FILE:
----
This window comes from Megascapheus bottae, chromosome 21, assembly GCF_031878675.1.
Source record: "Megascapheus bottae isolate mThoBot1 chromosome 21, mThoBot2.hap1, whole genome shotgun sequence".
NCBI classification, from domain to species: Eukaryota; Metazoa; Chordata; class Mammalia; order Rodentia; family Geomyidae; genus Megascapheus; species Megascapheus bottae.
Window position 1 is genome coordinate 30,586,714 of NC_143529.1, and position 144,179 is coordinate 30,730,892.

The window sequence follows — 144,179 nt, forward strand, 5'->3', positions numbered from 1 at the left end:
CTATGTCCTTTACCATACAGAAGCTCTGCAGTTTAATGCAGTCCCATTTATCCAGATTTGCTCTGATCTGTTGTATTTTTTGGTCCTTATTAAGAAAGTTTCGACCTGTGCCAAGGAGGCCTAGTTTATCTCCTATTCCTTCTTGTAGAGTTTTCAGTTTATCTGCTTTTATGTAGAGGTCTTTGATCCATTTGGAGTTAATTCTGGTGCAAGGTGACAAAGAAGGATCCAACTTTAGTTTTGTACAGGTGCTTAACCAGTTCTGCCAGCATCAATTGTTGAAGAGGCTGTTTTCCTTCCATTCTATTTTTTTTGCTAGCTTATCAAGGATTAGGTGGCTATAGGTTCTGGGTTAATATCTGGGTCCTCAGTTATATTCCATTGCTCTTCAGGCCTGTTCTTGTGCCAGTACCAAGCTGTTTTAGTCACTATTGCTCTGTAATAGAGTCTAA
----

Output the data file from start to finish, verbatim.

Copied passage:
This window comes from Megascapheus bottae, chromosome 21, assembly GCF_031878675.1.
Source record: "Megascapheus bottae isolate mThoBot1 chromosome 21, mThoBot2.hap1, whole genome shotgun sequence".
NCBI classification, from domain to species: Eukaryota; Metazoa; Chordata; class Mammalia; order Rodentia; family Geomyidae; genus Megascapheus; species Megascapheus bottae.
Window position 1 is genome coordinate 30,586,714 of NC_143529.1, and position 144,179 is coordinate 30,730,892.

The window sequence follows — 144,179 nt, forward strand, 5'->3', positions numbered from 1 at the left end:
CTATGTCCTTTACCATACAGAAGCTCTGCAGTTTAATGCAGTCCCATTTATCCAGATTTGCTCTGATCTGTTGTATTTTTTGGTCCTTATTAAGAAAGTTTCGACCTGTGCCAAGGAGGCCTAGTTTATCTCCTATTCCTTCTTGTAGAGTTTTCAGTTTATCTGCTTTTATGTAGAGGTCTTTGATCCATTTGGAGTTAATTCTGGTGCAAGGTGACAAAGAAGGATCCAACTTTAGTTTTGTACAGGTGCTTAACCAGTTCTGCCAGCATCAATTGTTGAAGAGGCTGTTTTCCTTCCATTCTATTTTTTTTGCTAGCTTATCAAGGATTAGGTGGCTATAGGTTCTGGGTTAATATCTGGGTCCTCAGTTATATTCCATTGCTCTTCAGGCCTGTTCTTGTGCCAGTACCAAGCTGTTTTAGTCACTATTGCTCTGTAATAGAGTCTAA